The 1983 reunion in Denver was for all the Americans who flew for France before America entered the war. But no surviving member of the original LaFayette Escadrille made it to this reunion. Knowing that the time for reunions was ending, the LaFayette Flying Corps asked Dr. Parks to preserve their history, and made him Honorary Member #9 of the LaFayette Flying Corps. It was an honor indeed: the eighth honorary member was Charles Lindbergh. One day Andy would be #24.
Ewan was up at the Vintage Aero Flying Museum yesterday, helping get ready for the opening Saturday, and heard there was some footage shot in WWI of a German aircraft being shot down. And it turns out the VAFM has some pieces of the aircraft in that footage.
Also it turns out the footage is on YouTube, so Ewan was very impressed to watch this video and realize he had just been holding in his hand pieces of that actual shot-down airplane.
This video also shows how big (and ugly…) the observation balloons of WWI were, and how it was kind of spectacular to see one get shot down. However, although it would seem shooting down a balloon would be the easiest job for a pilot, it was actually one of the hardest. Balloons were at a known height, so it was possible to put a curtain of antiaircraft fire around them, through which an attacking aircraft had to fly. Also, these balloons were so big the hole from a regular bullet was a very small leak. They had to be set on fire with incendiary bullets, as this balloon obviously was. More details on shooting down balloons here, from Eddie Rickenbacker himself.
In a weak moment, Ewan stooped to imitating the style of a certain popular movie series in order to point out that truth is stranger than fiction. This vehicle, which Ewan discovered in his research for the Mark I tank t-shirt, was not manned by small beings in brown hooded robes who kidnap droids. It held 18 Germans in World War I, and might have been pretty good at moving across a flat sandy planet, but wasn’t so good going across European countryside. It really was an imperial crawler, in that it was a tracked tank under the command of the German Emperor, Kaiser Wilhelm II. Its name was much more fun to say than vehicle names in a certain movie series – this was the feared Sturmpanzerwagen!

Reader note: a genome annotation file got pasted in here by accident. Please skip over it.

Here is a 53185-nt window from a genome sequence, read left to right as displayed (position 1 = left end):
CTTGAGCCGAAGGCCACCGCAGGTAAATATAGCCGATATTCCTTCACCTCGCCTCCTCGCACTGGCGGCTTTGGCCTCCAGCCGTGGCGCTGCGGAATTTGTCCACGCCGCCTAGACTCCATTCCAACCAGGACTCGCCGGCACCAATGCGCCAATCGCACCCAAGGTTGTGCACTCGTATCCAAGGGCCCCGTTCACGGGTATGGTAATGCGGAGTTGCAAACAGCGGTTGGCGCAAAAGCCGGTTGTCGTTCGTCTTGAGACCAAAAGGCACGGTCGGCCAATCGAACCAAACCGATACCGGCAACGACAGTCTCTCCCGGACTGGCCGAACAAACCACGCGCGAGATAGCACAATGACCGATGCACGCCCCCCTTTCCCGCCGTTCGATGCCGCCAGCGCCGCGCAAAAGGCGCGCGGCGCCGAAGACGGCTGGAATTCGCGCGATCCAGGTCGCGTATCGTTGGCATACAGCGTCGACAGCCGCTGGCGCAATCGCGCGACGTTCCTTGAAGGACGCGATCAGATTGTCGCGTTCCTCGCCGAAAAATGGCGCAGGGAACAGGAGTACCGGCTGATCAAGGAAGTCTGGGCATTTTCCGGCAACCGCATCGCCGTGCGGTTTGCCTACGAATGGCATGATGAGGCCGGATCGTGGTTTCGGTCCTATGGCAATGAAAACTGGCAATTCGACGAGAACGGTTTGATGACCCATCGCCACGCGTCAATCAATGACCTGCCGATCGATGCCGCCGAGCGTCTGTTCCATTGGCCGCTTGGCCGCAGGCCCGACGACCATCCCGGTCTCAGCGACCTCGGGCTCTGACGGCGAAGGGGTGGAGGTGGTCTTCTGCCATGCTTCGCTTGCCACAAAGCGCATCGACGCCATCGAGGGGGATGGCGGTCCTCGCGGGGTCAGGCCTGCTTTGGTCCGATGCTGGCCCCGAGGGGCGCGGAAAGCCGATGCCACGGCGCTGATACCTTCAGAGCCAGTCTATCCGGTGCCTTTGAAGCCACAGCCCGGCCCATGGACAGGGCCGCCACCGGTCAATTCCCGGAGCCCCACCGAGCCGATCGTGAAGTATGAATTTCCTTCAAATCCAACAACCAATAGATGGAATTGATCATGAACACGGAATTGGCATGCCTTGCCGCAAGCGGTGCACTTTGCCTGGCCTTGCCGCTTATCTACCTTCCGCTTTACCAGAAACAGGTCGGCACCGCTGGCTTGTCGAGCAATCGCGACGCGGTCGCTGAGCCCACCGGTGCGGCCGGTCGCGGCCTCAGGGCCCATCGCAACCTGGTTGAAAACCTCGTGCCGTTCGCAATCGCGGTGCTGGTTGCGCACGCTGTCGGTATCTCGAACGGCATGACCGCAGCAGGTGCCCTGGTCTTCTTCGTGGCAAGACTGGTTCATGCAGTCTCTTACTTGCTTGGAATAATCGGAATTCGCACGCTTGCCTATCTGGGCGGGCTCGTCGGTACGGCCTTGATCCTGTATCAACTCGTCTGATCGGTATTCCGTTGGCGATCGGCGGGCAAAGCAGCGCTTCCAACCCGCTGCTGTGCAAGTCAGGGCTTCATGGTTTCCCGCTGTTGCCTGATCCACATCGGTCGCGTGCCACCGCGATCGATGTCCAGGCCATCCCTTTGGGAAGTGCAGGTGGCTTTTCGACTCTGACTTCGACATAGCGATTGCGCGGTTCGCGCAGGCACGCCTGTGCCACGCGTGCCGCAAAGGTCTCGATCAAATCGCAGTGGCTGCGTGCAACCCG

The Sturmpanzerwagen A7V was Germany’s somewhat belated (1918) answer to the Mark series of tanks, and only 20 were ever built. The Germans stuffed 18 men inside this tank, along with engine fumes, noise, fuel, ammunition, and any other supplies. Since Sturmpanzerwagens were hand-built, standardization was not one of their benefits, and their best off-road speed was 3 miles per hour. With a relatively high center of gravity and relatively low ground clearance, this could happen…
But it is easy to laugh in hindsight, forgetting that at this point it was not even clear what tanks were useful for; tank tactics would not be sorted out until the following war. Meanwhile, the Sturmpanzerwagen was actually the most powerful tank of WWI, powered by a double engine and armed with either a 57mm gun or two machine guns. It functioned as a movable fortress, with armor far superior to the shirt that was all most infantrymen had to protect themselves with. Read more about the Sturmpanzerwagen here.
WWI and WWII could reasonably be said to be Episode I and II of the World Wars; they were both fought across many continents, with many of the same players though not always on the same side. They were fought for some of the same reasons, and many captains from WWI were generals of WWII, and many soldiers of WWII were sons of WWI soldiers.